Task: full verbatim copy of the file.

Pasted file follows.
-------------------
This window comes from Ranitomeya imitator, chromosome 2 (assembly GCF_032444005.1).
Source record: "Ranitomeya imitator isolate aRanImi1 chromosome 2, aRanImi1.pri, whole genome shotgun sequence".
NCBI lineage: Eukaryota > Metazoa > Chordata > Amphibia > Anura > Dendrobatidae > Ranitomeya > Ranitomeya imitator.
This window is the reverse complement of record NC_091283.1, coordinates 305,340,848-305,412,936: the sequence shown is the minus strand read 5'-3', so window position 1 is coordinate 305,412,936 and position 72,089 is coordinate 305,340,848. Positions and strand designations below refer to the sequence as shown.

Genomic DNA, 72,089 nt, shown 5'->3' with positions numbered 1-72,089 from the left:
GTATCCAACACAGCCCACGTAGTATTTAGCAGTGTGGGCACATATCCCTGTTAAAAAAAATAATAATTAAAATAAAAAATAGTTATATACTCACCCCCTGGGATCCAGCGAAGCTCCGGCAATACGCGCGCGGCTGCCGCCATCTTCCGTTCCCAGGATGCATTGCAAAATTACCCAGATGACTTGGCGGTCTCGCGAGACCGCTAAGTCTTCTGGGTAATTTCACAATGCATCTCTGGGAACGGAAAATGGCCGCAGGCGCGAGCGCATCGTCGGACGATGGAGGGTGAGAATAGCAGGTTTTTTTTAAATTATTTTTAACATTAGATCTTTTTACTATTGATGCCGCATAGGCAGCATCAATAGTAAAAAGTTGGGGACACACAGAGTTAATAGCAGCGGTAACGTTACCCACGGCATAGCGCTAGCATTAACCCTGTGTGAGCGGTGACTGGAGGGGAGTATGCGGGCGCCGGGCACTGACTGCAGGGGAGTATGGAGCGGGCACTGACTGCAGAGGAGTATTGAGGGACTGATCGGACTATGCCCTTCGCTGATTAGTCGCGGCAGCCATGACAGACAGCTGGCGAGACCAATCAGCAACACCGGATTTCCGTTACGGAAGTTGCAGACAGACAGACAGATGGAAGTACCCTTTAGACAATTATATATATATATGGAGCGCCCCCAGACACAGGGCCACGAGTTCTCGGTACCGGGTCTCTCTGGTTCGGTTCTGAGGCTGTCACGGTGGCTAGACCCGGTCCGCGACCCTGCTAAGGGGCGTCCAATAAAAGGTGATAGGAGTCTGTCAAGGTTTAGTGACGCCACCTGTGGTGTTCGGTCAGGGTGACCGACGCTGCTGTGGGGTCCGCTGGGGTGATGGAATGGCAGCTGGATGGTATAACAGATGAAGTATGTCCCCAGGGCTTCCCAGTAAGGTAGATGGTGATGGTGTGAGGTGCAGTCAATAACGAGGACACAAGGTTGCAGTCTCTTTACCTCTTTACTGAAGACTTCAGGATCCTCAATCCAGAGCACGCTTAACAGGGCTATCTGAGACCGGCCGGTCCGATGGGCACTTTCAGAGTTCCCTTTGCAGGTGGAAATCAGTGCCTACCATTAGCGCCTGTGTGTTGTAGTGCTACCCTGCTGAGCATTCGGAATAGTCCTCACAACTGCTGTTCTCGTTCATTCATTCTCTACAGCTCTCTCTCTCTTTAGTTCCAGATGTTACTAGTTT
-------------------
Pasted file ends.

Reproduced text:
This window comes from Ranitomeya imitator, chromosome 2 (assembly GCF_032444005.1).
Source record: "Ranitomeya imitator isolate aRanImi1 chromosome 2, aRanImi1.pri, whole genome shotgun sequence".
NCBI lineage: Eukaryota > Metazoa > Chordata > Amphibia > Anura > Dendrobatidae > Ranitomeya > Ranitomeya imitator.
This window is the reverse complement of record NC_091283.1, coordinates 305,340,848-305,412,936: the sequence shown is the minus strand read 5'-3', so window position 1 is coordinate 305,412,936 and position 72,089 is coordinate 305,340,848. Positions and strand designations below refer to the sequence as shown.

Genomic DNA, 72,089 nt, shown 5'->3' with positions numbered 1-72,089 from the left:
GTATCCAACACAGCCCACGTAGTATTTAGCAGTGTGGGCACATATCCCTGTTAAAAAAAATAATAATTAAAATAAAAAATAGTTATATACTCACCCCCTGGGATCCAGCGAAGCTCCGGCAATACGCGCGCGGCTGCCGCCATCTTCCGTTCCCAGGATGCATTGCAAAATTACCCAGATGACTTGGCGGTCTCGCGAGACCGCTAAGTCTTCTGGGTAATTTCACAATGCATCTCTGGGAACGGAAAATGGCCGCAGGCGCGAGCGCATCGTCGGACGATGGAGGGTGAGAATAGCAGGTTTTTTTTAAATTATTTTTAACATTAGATCTTTTTACTATTGATGCCGCATAGGCAGCATCAATAGTAAAAAGTTGGGGACACACAGAGTTAATAGCAGCGGTAACGTTACCCACGGCATAGCGCTAGCATTAACCCTGTGTGAGCGGTGACTGGAGGGGAGTATGCGGGCGCCGGGCACTGACTGCAGGGGAGTATGGAGCGGGCACTGACTGCAGAGGAGTATTGAGGGACTGATCGGACTATGCCCTTCGCTGATTAGTCGCGGCAGCCATGACAGACAGCTGGCGAGACCAATCAGCAACACCGGATTTCCGTTACGGAAGTTGCAGACAGACAGACAGATGGAAGTACCCTTTAGACAATTATATATATATATGGAGCGCCCCCAGACACAGGGCCACGAGTTCTCGGTACCGGGTCTCTCTGGTTCGGTTCTGAGGCTGTCACGGTGGCTAGACCCGGTCCGCGACCCTGCTAAGGGGCGTCCAATAAAAGGTGATAGGAGTCTGTCAAGGTTTAGTGACGCCACCTGTGGTGTTCGGTCAGGGTGACCGACGCTGCTGTGGGGTCCGCTGGGGTGATGGAATGGCAGCTGGATGGTATAACAGATGAAGTATGTCCCCAGGGCTTCCCAGTAAGGTAGATGGTGATGGTGTGAGGTGCAGTCAATAACGAGGACACAAGGTTGCAGTCTCTTTACCTCTTTACTGAAGACTTCAGGATCCTCAATCCAGAGCACGCTTAACAGGGCTATCTGAGACCGGCCGGTCCGATGGGCACTTTCAGAGTTCCCTTTGCAGGTGGAAATCAGTGCCTACCATTAGCGCCTGTGTGTTGTAGTGCTACCCTGCTGAGCATTCGGAATAGTCCTCACAACTGCTGTTCTCGTTCATTCATTCTCTACAGCTCTCTCTCTCTTTAGTTCCAGATGTTACTAGTTT